Research & Best Practices

Condition-Based Maintenance vs. Predictive Maintenance


When it comes to maintenance strategies, condition-based maintenance (CBM) and predictive maintenance (PdM) might initially seem like two sides of the same coin. Though when digging deeper, it’s apparent these techniques have distinct functionalities that set them apart.

In this guide, we’ll take a look at the main differences and comparative advantages of condition-based maintenance vs. predictive maintenance and compare them in detail. Let’s dive in!

Comparison between condition-based maintenance and predictive maintenance

The world of maintenance strategy and execution can often seem complex, but it doesn’t have to be. In this section we’ll take a deep dive into two specific maintenance methodologies, comparing them, to better understand which can contribute most effectively to your operational efficiency and bottom line.

Defining terms: understanding condition-based maintenance and predictive maintenance

When trying to preserve the longevity and efficiency of your machinery, knowing the best maintenance plan for your specific application(s) is critical. This is why, before we go any further, we’ll define each maintenance strategy and how it works in detail.

Condition-based maintenance (CBM) is a proactive strategy that involves real-time monitoring of machine conditions or parameters (such as vibration and temperature) to decide when maintenance should be performed. This approach can ensure that any work carried out is on an “as-needed” basis. By using industrial-grade sensors and performing machine health monitoring, data is collected and analyzed to detect anomalies that could indicate a potential failure.

Predictive maintenance (PdM), on the other hand, uses predictive models and data analysis methods to forecast potential equipment failures before they happen. It involves analyzing data from sensors and equipment monitoring systems to assess the health of machinery and identifying maintenance issues before they cause bigger problems. With this approach, maintenance tasks can be precisely scheduled (often during non-operational periods) to minimize disruption to your production operations.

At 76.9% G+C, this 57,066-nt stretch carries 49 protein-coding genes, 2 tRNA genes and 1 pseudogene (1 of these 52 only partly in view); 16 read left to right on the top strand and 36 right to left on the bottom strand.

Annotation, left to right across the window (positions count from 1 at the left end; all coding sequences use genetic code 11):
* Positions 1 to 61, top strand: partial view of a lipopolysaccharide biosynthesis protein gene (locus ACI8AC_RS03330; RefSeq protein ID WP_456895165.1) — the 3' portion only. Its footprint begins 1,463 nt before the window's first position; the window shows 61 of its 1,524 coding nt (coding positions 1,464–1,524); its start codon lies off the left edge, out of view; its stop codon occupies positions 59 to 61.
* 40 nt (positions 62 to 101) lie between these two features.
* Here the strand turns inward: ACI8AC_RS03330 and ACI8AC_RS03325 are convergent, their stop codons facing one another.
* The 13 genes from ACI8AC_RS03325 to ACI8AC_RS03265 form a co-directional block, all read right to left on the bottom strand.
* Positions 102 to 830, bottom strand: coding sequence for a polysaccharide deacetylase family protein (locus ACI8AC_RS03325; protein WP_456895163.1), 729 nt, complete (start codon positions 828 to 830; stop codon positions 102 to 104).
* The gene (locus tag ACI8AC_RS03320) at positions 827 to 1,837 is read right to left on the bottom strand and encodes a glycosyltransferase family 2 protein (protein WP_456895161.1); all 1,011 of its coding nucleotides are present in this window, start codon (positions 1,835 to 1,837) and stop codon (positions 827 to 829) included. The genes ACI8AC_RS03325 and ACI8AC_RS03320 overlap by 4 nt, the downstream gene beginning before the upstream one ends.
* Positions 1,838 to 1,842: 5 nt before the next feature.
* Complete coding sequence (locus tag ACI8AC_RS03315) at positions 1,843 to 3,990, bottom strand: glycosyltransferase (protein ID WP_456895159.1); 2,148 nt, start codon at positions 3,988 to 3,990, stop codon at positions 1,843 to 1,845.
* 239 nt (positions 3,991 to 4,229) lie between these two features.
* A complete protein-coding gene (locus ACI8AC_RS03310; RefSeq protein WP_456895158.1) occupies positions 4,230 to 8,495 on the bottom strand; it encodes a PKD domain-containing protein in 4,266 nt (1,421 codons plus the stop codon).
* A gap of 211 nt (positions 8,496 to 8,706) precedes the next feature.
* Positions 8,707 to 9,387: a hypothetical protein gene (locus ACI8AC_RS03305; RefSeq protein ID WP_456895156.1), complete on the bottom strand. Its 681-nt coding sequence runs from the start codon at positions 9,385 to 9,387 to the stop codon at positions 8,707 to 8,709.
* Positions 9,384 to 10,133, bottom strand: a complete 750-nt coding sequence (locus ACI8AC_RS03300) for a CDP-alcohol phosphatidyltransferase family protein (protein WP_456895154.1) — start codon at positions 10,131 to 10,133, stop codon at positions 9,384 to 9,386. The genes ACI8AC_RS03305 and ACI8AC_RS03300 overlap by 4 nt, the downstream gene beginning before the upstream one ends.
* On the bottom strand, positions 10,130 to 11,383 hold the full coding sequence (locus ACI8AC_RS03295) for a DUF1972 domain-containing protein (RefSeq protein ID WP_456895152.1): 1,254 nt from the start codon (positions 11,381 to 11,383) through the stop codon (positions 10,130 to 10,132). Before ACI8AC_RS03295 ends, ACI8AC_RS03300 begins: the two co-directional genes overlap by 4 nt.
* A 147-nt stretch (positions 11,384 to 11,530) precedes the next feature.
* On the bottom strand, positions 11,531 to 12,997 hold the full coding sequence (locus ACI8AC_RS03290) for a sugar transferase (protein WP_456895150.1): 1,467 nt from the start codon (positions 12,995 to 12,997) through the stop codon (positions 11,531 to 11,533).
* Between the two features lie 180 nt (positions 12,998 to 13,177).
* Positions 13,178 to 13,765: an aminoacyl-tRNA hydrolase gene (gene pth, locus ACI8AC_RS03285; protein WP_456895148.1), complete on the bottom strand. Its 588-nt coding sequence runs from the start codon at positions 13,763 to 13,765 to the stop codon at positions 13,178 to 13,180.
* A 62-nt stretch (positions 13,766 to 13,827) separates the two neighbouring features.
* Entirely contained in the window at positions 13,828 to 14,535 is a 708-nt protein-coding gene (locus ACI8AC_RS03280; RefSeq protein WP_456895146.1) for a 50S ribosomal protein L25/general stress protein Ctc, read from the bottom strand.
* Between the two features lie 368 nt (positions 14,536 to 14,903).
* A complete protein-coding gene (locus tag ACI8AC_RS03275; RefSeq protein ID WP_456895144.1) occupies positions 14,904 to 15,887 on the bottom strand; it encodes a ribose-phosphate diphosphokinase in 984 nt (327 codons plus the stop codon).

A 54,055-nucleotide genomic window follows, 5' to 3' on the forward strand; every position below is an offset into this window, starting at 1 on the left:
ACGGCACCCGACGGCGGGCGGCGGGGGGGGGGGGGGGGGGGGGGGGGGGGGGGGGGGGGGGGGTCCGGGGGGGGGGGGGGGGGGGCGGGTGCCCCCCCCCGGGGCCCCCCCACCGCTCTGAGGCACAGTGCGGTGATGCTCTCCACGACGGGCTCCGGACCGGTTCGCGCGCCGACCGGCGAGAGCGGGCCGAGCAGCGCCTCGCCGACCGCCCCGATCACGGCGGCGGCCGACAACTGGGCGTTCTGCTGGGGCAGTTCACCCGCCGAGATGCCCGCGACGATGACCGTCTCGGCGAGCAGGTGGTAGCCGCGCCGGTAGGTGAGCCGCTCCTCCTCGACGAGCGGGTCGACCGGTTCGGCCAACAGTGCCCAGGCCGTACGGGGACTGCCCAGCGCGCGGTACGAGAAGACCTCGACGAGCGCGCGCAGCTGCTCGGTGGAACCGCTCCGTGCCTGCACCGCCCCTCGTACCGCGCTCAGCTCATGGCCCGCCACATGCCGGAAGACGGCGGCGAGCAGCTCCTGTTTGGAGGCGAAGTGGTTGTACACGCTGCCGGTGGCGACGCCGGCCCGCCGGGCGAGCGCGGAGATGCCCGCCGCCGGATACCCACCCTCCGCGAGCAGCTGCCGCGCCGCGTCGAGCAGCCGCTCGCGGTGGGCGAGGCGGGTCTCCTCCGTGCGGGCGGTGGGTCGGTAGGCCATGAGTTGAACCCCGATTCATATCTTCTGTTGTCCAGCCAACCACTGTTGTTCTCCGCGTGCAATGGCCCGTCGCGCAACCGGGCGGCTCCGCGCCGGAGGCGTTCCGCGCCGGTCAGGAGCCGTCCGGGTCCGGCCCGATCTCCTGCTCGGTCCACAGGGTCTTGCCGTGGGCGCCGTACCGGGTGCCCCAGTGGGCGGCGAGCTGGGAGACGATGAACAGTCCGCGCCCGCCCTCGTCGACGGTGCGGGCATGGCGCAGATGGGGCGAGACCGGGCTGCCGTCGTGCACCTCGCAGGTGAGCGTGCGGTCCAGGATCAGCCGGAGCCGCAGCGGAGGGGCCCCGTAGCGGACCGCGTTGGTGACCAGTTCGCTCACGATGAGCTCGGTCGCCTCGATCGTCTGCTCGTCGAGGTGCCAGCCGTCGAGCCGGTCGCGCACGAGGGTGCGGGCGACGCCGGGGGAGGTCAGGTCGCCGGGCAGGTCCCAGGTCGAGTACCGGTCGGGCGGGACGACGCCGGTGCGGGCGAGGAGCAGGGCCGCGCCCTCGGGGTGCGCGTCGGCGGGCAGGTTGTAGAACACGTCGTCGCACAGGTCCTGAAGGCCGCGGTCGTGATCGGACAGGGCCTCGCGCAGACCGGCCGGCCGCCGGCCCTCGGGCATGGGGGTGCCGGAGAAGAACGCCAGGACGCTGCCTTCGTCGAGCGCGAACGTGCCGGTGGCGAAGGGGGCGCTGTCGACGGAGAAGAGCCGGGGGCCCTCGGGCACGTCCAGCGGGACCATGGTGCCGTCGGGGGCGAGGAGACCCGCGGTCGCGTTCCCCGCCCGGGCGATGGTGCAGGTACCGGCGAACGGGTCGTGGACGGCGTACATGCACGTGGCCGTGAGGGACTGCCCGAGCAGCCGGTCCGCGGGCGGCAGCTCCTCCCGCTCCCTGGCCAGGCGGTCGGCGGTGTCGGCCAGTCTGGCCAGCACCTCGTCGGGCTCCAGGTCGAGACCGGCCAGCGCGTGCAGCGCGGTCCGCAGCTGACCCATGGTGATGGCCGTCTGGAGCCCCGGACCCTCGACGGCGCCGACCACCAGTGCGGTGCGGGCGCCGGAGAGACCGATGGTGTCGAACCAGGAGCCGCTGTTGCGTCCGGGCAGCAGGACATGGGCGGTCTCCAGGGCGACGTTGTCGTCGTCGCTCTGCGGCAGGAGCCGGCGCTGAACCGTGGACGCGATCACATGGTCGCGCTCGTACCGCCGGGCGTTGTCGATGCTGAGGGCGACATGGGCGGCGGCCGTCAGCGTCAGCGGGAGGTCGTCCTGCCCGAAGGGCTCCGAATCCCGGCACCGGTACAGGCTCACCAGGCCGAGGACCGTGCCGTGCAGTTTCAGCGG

When CBM may be optimal:

  • Condition-based maintenance may be ideal if you have equipment that could cause catastrophic or severe consequences in case of failure, so they must be monitored closely and regularly.
  • You have machines whose performance can be effectively tracked using variables such as temperature, vibration and pressure.
  • You have equipment operational in remote locations where real-time monitoring can flag necessary maintenance tasks.

When PdM may be optimal:

  • You have older equipment with a higher risk of failure; predictive maintenance can help plan for and mitigate these issues.
  • Your operation relies heavily on a few key pieces of equipment whose failure would significantly impact productivity.
  • Your equipment consistently experiences the same types of failures; predictive maintenance can help anticipate these issues.

Achieve operational excellence today with ATS’ maintenance approaches

Understanding and implementing the right maintenance approach and knowing the difference between condition-based maintenance and predictive maintenance can be a game-changer for manufacturers.

ATS specializes in both these approaches by delivering industry-leading predictive maintenance services tailored to specific operational needs.

No matter where you are on your journey to operational excellence, partnering with ATS can accelerate your progress. With our unparalleled support and technology-driven services, we can help you navigate the complex world of industrial maintenance. Contact us today!

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